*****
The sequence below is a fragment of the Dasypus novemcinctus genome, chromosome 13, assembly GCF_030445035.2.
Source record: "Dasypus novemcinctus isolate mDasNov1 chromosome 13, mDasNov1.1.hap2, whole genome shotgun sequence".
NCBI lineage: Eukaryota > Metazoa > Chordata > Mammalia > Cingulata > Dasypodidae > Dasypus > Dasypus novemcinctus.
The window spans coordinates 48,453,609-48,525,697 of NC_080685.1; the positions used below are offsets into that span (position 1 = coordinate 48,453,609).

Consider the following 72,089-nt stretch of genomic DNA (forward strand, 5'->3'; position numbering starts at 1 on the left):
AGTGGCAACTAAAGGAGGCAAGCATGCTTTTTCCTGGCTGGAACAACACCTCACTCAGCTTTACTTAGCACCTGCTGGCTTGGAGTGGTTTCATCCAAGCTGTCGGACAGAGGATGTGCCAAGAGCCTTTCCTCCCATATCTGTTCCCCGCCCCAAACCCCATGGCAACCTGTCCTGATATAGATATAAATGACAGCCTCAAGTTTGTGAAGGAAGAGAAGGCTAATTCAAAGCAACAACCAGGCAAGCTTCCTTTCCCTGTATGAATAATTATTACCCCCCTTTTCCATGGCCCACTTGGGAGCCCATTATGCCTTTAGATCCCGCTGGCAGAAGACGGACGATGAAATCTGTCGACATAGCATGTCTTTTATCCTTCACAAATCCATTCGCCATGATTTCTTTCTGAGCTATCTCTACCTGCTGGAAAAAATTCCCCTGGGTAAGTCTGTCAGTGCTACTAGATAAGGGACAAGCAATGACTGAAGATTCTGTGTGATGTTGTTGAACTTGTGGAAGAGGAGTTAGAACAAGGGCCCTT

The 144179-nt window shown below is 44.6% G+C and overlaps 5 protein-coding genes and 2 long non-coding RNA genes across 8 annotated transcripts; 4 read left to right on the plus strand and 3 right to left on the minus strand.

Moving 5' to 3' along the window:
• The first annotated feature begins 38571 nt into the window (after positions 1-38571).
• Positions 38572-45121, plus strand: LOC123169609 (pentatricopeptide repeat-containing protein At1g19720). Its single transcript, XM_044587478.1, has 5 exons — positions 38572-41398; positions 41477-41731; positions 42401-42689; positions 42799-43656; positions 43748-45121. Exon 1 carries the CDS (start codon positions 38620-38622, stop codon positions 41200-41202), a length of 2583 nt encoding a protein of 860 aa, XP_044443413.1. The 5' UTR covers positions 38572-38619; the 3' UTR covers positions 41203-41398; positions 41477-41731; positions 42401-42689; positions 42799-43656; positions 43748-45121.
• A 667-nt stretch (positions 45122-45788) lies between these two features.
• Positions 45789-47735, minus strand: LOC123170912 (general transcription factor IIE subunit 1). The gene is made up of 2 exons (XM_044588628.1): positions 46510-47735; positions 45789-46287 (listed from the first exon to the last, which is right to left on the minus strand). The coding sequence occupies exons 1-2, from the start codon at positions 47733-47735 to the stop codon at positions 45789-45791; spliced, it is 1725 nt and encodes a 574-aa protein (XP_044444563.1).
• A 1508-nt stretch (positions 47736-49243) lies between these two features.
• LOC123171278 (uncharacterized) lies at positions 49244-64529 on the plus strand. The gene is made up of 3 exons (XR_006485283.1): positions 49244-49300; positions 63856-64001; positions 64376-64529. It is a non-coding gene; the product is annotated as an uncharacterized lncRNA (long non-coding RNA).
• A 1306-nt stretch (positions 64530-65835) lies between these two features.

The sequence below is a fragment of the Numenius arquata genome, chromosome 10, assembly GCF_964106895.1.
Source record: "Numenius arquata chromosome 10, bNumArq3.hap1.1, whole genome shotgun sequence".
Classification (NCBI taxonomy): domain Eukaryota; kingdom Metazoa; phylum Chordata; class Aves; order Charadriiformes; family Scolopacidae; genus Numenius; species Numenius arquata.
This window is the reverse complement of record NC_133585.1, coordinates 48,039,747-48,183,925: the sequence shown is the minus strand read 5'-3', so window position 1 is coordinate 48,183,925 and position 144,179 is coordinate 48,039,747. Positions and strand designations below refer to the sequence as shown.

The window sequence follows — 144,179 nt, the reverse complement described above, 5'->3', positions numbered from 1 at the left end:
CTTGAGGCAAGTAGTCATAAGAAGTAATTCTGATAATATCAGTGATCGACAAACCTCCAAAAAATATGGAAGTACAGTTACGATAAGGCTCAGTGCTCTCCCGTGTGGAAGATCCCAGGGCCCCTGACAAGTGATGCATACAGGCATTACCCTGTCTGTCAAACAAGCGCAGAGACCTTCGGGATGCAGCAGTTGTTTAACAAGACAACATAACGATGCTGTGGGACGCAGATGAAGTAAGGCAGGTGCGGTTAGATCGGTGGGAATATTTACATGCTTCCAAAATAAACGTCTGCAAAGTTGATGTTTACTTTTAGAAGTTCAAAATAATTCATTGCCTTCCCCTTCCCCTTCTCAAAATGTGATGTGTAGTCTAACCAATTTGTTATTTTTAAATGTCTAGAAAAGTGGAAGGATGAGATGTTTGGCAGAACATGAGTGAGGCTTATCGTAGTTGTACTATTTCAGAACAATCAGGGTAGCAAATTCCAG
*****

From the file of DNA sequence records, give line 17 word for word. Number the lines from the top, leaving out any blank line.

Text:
Source record: "Numenius arquata chromosome 10, bNumArq3.hap1.1, whole genome shotgun sequence".